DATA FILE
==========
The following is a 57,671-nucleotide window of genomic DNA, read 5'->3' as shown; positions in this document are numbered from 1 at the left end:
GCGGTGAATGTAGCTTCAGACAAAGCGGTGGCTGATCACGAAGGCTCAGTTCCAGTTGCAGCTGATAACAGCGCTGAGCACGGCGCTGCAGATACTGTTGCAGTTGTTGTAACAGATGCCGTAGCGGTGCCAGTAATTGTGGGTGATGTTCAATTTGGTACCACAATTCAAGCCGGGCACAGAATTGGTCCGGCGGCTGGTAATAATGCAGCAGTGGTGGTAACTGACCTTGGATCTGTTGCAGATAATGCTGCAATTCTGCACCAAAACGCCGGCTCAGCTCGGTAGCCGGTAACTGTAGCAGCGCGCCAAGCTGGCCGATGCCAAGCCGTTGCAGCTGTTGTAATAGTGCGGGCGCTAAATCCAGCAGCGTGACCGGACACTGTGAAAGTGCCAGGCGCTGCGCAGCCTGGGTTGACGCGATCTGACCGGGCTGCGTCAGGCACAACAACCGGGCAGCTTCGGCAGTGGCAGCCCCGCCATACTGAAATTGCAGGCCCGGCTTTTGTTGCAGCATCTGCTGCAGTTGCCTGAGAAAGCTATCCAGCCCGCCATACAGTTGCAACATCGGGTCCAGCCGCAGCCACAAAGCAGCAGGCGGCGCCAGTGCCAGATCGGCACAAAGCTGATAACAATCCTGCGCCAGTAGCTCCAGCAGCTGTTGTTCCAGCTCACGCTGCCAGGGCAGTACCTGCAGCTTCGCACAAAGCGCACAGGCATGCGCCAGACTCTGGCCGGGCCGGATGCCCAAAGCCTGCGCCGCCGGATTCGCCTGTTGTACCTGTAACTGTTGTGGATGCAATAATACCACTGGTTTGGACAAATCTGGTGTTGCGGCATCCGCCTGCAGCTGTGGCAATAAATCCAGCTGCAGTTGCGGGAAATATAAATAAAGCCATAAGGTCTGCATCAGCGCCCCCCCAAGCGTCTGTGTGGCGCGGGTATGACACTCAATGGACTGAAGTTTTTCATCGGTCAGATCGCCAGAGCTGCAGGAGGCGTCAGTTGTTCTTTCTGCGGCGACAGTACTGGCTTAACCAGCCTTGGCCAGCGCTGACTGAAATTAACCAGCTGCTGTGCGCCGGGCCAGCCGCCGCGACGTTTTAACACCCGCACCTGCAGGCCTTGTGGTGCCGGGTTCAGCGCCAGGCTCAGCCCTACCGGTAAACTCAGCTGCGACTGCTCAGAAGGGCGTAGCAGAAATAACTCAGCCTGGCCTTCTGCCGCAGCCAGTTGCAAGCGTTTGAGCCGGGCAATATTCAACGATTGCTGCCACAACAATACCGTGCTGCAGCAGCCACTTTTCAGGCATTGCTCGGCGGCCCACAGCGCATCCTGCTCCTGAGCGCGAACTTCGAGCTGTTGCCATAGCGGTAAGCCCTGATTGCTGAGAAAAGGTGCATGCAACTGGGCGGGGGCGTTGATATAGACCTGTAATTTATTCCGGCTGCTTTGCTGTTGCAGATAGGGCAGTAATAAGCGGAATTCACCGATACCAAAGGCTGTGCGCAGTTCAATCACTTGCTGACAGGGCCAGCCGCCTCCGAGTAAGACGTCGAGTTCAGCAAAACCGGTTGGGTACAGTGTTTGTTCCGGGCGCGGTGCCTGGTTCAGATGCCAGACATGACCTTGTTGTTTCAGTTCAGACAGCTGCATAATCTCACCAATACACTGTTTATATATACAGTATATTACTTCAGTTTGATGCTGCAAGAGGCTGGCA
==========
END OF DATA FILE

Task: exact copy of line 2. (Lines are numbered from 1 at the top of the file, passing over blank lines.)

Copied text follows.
GCGGTGAATGTAGCTTCAGACAAAGCGGTGGCTGATCACGAAGGCTCAGTTCCAGTTGCAGCTGATAACAGCGCTGAGCACGGCGCTGCAGATACTGTTGCAGTTGTTGTAACAGATGCCGTAGCGGTGCCAGTAATTGTGGGTGATGTTCAATTTGGTACCACAATTCAAGCCGGGCACAGAATTGGTCCGGCGGCTGGTAATAATGCAGCAGTGGTGGTAACTGACCTTGGATCTGTTGCAGATAATGCTGCAATTCTGCACCAAAACGCCGGCTCAGCTCGGTAGCCGGTAACTGTAGCAGCGCGCCAAGCTGGCCGATGCCAAGCCGTTGCAGCTGTTGTAATAGTGCGGGCGCTAAATCCAGCAGCGTGACCGGACACTGTGAAAGTGCCAGGCGCTGCGCAGCCTGGGTTGACGCGATCTGACCGGGCTGCGTCAGGCACAACAACCGGGCAGCTTCGGCAGTGGCAGCCCCGCCATACTGAAATTGCAGGCCCGGCTTTTGTTGCAGCATCTGCTGCAGTTGCCTGAGAAAGCTATCCAGCCCGCCATACAGTTGCAACATCGGGTCCAGCCGCAGCCACAAAGCAGCAGGCGGCGCCAGTGCCAGATCGGCACAAAGCTGATAACAATCCTGCGCCAGTAGCTCCAGCAGCTGTTGTTCCAGCTCACGCTGCCAGGGCAGTACCTGCAGCTTCGCACAAAGCGCACAGGCATGCGCCAGACTCTGGCCGGGCCGGATGCCCAAAGCCTGCGCCGCCGGATTCGCCTGTTGTACCTGTAACTGTTGTGGATGCAATAATACCACTGGTTTGGACAAATCTGGTGTTGCGGCATCCGCCTGCAGCTGTGGCAATAAATCCAGCTGCAGTTGCGGGAAATATAAATAAAGCCATAAGGTCTGCATCAGCGCCCCCCCAAGCGTCTGTGTGGCGCGGGTATGACACTCAATGGACTGAAGTTTTTCATCGGTCAGATCGCCAGAGCTGCAGGAGGCGTCAGTTGTTCTTTCTGCGGCGACAGTACTGGCTTAACCAGCCTTGGCCAGCGCTGACTGAAATTAACCAGCTGCTGTGCGCCGGGCCAGCCGCCGCGACGTTTTAACACCCGCACCTGCAGGCCTTGTGGTGCCGGGTTCAGCGCCAGGCTCAGCCCTACCGGTAAACTCAGCTGCGACTGCTCAGAAGGGCGTAGCAGAAATAACTCAGCCTGGCCTTCTGCCGCAGCCAGTTGCAAGCGTTTGAGCCGGGCAATATTCAACGATTGCTGCCACAACAATACCGTGCTGCAGCAGCCACTTTTCAGGCATTGCTCGGCGGCCCACAGCGCATCCTGCTCCTGAGCGCGAACTTCGAGCTGTTGCCATAGCGGTAAGCCCTGATTGCTGAGAAAAGGTGCATGCAACTGGGCGGGGGCGTTGATATAGACCTGTAATTTATTCCGGCTGCTTTGCTGTTGCAGATAGGGCAGTAATAAGCGGAATTCACCGATACCAAAGGCTGTGCGCAGTTCAATCACTTGCTGACAGGGCCAGCCGCCTCCGAGTAAGACGTCGAGTTCAGCAAAACCGGTTGGGTACAGTGTTTGTTCCGGGCGCGGTGCCTGGTTCAGATGCCAGACATGACCTTGTTGTTTCAGTTCAGACAGCTGCATAATCTCACCAATACACTGTTTATATATACAGTATATTACTTCAGTTTGATGCTGCAAGAGGCTGGCA